A review of medical records for almost 200 patients with breast cancer suggests that more selective use of biomarker testing for such patients has the potential to save millions of dollars in health care spending without compromising care, according to Johns Hopkins researchers.
Specifically, waiting to perform these tests until a patient has a full excisional biopsy instead of “reflexively” or automatically testing for them on initial small “core” biopsies could save as much as $117 million, according to a report on the study published in the July issue of The American Journal of Surgical Pathology.
Pathologists traditionally have tested for the biomarkers estrogen receptor (ER), progesterone receptor (PR) and human epidermal growth factor receptor 2 (Her2) on breast cancers in excisional biopsy specimens, when a surgeon removes all or a large portion of the tumor, to help guide drug treatment.
Over the past 10 years, however, there’s been a shift toward testing of core biopsies — the initial small samples of breast cancer removed through a small needle — for these markers, says senior study author Pedram Argani, M.D., director of the Breast Pathology Service at The Johns Hopkins Hospital and a professor of pathology and oncology at the Johns Hopkins University School of Medicine: “The main reason is that some of these patients may receive chemotherapy before their surgery (neoadjuvant chemotherapy) instead of after (adjuvant chemotherapy), and if they receive neoadjuvant chemotherapy, knowing the markers beforehand is important.”
But some experts question the routine use of core biopsy marker testing. Many patients do not receive neoadjuvant chemotherapy, as many of the tumors detected today are too small to be eligible for the therapy. For patients who do not receive neoadjuvant chemotherapy, a negative biomarker test on their smaller core biopsy may not reflect the results in the larger excision specimen, because biomarkers may appear in some parts of the tumor but not in others, Argani says. “That means pathologists generally have to repeat a biomarker test that is negative in the core biopsy on the excision specimen.”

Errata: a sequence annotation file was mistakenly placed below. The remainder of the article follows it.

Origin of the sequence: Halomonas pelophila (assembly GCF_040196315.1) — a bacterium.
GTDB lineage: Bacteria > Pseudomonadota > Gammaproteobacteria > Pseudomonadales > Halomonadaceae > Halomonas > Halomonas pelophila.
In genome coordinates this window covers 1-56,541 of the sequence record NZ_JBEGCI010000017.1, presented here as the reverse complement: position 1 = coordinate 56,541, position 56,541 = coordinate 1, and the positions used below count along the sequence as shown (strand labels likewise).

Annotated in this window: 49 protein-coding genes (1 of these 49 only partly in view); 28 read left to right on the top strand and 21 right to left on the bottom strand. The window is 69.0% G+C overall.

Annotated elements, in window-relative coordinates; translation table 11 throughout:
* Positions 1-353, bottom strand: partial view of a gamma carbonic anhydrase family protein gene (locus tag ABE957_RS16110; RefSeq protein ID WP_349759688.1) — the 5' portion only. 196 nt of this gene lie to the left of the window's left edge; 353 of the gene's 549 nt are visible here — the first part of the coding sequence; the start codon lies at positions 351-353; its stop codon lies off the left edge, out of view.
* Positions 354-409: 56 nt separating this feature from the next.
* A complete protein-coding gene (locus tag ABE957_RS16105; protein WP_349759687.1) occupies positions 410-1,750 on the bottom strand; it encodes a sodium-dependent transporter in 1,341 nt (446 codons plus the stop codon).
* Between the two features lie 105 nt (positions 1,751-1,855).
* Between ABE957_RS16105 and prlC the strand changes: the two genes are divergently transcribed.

To investigate whether smarter, less routine use of small sample marker testing would make sense clinically and financially, researchers led by Christopher J. VandenBussche, M.D., Ph.D., an assistant professor of pathology at the Johns Hopkins University School of Medicine, studied records for 197 patients with breast cancer at Johns Hopkins who had so-called reflex biomarker testing done after small sample core needle biopsy. Among those patients, just 27 (13.6 percent) received chemotherapy before surgery, and eight (4 percent) showed no residual cancer during excisional biopsy. In those cases, researchers noted, biomarker testing on the core biopsy was necessary.
However, none of the remaining 162 patients received chemotherapy before surgery, and that treatment was considered only in a minority of those patients. Only five patients (3 percent) were seen by a radiation oncologist and medical oncologist before surgery, while only six (4 percent) were seen only by a medical oncologist. Forty-four patients (26 percent) visited only a radiation oncologist before surgery, but these visits were largely for decisions about local therapy, such as lumpectomy versus mastectomy, not chemotherapy.
On repeat testing after excisional biopsy, researchers noted that three of the 18 cancers (17 percent) that were ER-negative in core biopsy samples were now found to be positive on excision, and one of the 24 (4 percent) cancers that was PR-negative in core biopsy samples was now positive on the excision. On repeat Her2 testing, one of the 42 cancers (2.4 percent) that was Her2-negative in the core biopsy was positive on the excision. These results are consistent with those of other research groups, indicating that testing the larger sample helps pick up tumors that carry biomarkers in some areas but not others and that are eligible for targeted therapy, Argani says.
Analyzing costs and benefits, the researchers found that if all negative core biopsy tests been repeated, the increased costs would potentially have been more than $100,000, or about $500 per patient. The researchers estimated that if these costs were applied to the 230,000 new breast cancer cases diagnosed in the United States each year, they would total as much as $117 million annually.
“We suggest that clinical breast cancer teams consider stopping the practice of reflex testing of core needle biopsies, because the results typically do not guide the next step in therapy,” Argani says. “A more logical, cost-effective approach would be to perform such testing only if chemotherapy before surgery is a serious consideration for that individual patient.”
There are other cancers, such as colon cancer and lung cancer, for which testing is done for different genetic markers that guide treatment, Argani adds, “and when you do it reflexively on all specimens, you often end up repeating your tests on different specimens from the same patient and again driving up costs for no reason.” Treating clinicians using these tests may not realize the costs, he says, because the tests are done reflexively without a specific order for that patient, and the bill comes not from the treating clinician but from the hospital pathology department.
“It’s our hope that people will look at this and start thinking about how to change policies,” Argani says. “It would be smart for most if not all medical centers to consider limiting their breast core biopsy biomarker testing to cases in which chemotherapy before surgery is a serious clinical consideration.”
Other authors on the paper are Ashley Cimino-Mathews, Ben Ho Park and Leisha A. Emens, all of The Johns Hopkins University, and Theodore N. Tsangaris of Thomas Jefferson University (formerly of The Johns Hopkins University).